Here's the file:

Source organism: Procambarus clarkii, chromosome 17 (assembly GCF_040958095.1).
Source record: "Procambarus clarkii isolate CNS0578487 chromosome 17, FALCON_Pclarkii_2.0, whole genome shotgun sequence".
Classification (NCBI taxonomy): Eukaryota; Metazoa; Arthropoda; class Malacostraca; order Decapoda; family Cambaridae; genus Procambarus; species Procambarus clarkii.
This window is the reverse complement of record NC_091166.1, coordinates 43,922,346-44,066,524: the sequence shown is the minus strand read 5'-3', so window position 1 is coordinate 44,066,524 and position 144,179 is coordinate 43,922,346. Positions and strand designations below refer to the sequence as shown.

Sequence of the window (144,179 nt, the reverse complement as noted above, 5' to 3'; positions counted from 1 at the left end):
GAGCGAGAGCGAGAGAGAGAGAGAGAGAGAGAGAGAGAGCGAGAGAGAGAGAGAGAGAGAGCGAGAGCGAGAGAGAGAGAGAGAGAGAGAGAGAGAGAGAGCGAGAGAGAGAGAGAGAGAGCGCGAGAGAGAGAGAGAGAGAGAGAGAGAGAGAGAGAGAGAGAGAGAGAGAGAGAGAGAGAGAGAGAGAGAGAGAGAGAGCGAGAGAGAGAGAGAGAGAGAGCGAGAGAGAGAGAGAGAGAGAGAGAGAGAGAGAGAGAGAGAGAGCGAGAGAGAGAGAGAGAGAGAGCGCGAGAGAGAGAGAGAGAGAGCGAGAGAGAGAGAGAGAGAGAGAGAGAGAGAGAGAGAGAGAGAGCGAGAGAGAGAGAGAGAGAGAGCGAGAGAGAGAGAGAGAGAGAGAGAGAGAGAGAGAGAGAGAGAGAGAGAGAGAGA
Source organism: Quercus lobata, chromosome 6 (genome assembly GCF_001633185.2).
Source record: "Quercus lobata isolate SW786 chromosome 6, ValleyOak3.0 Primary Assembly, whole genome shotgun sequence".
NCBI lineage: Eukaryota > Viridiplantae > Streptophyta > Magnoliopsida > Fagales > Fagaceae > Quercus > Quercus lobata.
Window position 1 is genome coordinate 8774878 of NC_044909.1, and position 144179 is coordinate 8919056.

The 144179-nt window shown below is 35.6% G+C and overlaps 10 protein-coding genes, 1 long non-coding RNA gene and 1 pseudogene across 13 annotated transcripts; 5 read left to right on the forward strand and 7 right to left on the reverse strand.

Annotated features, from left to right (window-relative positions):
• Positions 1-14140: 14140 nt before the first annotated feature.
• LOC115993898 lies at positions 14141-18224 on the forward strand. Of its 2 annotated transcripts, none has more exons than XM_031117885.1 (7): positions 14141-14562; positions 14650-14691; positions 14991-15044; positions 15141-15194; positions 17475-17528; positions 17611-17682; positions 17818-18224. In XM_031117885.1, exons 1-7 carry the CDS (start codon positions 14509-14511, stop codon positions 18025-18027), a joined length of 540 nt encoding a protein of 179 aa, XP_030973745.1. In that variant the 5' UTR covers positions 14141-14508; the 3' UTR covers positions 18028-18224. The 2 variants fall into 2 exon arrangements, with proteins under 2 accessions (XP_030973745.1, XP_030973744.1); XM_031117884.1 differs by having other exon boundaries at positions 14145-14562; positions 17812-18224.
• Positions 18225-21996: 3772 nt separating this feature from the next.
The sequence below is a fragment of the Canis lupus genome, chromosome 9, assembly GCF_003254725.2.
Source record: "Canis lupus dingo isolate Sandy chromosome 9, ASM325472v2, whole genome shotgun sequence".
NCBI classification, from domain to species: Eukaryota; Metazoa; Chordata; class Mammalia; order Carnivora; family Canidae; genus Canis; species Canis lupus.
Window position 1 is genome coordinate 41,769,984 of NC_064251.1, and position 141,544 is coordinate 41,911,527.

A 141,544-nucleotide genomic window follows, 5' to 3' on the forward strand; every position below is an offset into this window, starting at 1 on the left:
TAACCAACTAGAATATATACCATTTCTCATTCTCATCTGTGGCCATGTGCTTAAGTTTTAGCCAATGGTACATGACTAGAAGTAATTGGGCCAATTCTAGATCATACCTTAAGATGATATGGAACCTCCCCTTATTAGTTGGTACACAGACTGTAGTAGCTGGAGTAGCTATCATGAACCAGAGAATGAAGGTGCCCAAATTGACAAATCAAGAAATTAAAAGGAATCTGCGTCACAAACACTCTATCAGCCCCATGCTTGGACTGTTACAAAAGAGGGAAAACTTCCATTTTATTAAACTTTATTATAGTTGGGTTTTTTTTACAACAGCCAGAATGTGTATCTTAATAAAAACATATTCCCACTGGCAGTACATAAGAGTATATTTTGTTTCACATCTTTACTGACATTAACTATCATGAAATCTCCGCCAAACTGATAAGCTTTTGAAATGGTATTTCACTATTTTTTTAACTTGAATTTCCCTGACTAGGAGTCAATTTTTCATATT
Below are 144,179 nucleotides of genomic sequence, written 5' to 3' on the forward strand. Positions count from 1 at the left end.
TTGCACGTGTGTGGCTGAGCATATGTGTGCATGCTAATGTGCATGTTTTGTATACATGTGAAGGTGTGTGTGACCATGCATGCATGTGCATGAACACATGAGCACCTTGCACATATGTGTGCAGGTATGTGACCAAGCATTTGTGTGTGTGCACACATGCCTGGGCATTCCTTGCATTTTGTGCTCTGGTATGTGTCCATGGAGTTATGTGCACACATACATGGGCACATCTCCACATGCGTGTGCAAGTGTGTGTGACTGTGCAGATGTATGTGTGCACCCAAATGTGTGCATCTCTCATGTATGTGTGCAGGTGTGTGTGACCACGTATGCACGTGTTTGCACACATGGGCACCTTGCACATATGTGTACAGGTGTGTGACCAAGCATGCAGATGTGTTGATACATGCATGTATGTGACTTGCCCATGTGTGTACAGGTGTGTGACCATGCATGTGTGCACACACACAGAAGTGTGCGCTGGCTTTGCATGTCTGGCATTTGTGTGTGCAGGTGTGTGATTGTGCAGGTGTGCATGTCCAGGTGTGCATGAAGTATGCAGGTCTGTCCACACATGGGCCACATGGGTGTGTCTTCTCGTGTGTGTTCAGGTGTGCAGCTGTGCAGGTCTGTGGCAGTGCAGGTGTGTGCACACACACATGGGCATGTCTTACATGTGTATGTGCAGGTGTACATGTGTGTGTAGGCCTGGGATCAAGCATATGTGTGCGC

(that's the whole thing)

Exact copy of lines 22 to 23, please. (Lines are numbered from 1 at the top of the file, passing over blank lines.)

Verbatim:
Below are 144,179 nucleotides of genomic sequence, written 5' to 3' on the forward strand. Positions count from 1 at the left end.
TTGCACGTGTGTGGCTGAGCATATGTGTGCATGCTAATGTGCATGTTTTGTATACATGTGAAGGTGTGTGTGACCATGCATGCATGTGCATGAACACATGAGCACCTTGCACATATGTGTGCAGGTATGTGACCAAGCATTTGTGTGTGTGCACACATGCCTGGGCATTCCTTGCATTTTGTGCTCTGGTATGTGTCCATGGAGTTATGTGCACACATACATGGGCACATCTCCACATGCGTGTGCAAGTGTGTGTGACTGTGCAGATGTATGTGTGCACCCAAATGTGTGCATCTCTCATGTATGTGTGCAGGTGTGTGTGACCACGTATGCACGTGTTTGCACACATGGGCACCTTGCACATATGTGTACAGGTGTGTGACCAAGCATGCAGATGTGTTGATACATGCATGTATGTGACTTGCCCATGTGTGTACAGGTGTGTGACCATGCATGTGTGCACACACACAGAAGTGTGCGCTGGCTTTGCATGTCTGGCATTTGTGTGTGCAGGTGTGTGATTGTGCAGGTGTGCATGTCCAGGTGTGCATGAAGTATGCAGGTCTGTCCACACATGGGCCACATGGGTGTGTCTTCTCGTGTGTGTTCAGGTGTGCAGCTGTGCAGGTCTGTGGCAGTGCAGGTGTGTGCACACACACATGGGCATGTCTTACATGTGTATGTGCAGGTGTACATGTGTGTGTAGGCCTGGGATCAAGCATATGTGTGCGC